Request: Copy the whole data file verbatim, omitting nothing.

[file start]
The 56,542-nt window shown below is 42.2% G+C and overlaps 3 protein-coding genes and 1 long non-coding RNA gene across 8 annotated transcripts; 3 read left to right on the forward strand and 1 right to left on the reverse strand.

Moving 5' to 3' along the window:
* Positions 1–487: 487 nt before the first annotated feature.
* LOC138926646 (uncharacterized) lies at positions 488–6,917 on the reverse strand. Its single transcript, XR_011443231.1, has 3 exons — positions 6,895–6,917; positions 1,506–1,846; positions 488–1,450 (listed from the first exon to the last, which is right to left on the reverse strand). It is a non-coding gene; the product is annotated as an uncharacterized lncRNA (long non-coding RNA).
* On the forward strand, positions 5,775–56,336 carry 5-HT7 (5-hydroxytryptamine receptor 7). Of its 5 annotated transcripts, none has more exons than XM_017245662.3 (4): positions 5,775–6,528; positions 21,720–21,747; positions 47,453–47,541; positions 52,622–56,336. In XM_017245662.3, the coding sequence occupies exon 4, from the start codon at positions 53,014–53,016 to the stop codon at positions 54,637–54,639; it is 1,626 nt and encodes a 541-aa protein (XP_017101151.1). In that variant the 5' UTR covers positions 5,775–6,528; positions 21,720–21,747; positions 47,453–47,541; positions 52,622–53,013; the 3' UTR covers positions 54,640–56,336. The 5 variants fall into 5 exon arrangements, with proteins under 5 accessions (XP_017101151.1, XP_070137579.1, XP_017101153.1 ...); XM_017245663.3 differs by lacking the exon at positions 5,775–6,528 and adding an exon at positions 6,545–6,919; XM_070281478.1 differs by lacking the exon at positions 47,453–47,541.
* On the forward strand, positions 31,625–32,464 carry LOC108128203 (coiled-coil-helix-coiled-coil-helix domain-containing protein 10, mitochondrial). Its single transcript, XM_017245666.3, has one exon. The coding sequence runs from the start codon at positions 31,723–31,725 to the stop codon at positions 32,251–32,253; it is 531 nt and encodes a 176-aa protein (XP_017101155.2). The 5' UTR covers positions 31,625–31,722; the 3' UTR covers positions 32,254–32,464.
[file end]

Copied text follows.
The 56,542-nt window shown below is 42.2% G+C and overlaps 3 protein-coding genes and 1 long non-coding RNA gene across 8 annotated transcripts; 3 read left to right on the forward strand and 1 right to left on the reverse strand.

Moving 5' to 3' along the window:
* Positions 1–487: 487 nt before the first annotated feature.
* LOC138926646 (uncharacterized) lies at positions 488–6,917 on the reverse strand. Its single transcript, XR_011443231.1, has 3 exons — positions 6,895–6,917; positions 1,506–1,846; positions 488–1,450 (listed from the first exon to the last, which is right to left on the reverse strand). It is a non-coding gene; the product is annotated as an uncharacterized lncRNA (long non-coding RNA).
* On the forward strand, positions 5,775–56,336 carry 5-HT7 (5-hydroxytryptamine receptor 7). Of its 5 annotated transcripts, none has more exons than XM_017245662.3 (4): positions 5,775–6,528; positions 21,720–21,747; positions 47,453–47,541; positions 52,622–56,336. In XM_017245662.3, the coding sequence occupies exon 4, from the start codon at positions 53,014–53,016 to the stop codon at positions 54,637–54,639; it is 1,626 nt and encodes a 541-aa protein (XP_017101151.1). In that variant the 5' UTR covers positions 5,775–6,528; positions 21,720–21,747; positions 47,453–47,541; positions 52,622–53,013; the 3' UTR covers positions 54,640–56,336. The 5 variants fall into 5 exon arrangements, with proteins under 5 accessions (XP_017101151.1, XP_070137579.1, XP_017101153.1 ...); XM_017245663.3 differs by lacking the exon at positions 5,775–6,528 and adding an exon at positions 6,545–6,919; XM_070281478.1 differs by lacking the exon at positions 47,453–47,541.
* On the forward strand, positions 31,625–32,464 carry LOC108128203 (coiled-coil-helix-coiled-coil-helix domain-containing protein 10, mitochondrial). Its single transcript, XM_017245666.3, has one exon. The coding sequence runs from the start codon at positions 31,723–31,725 to the stop codon at positions 32,251–32,253; it is 531 nt and encodes a 176-aa protein (XP_017101155.2). The 5' UTR covers positions 31,625–31,722; the 3' UTR covers positions 32,254–32,464.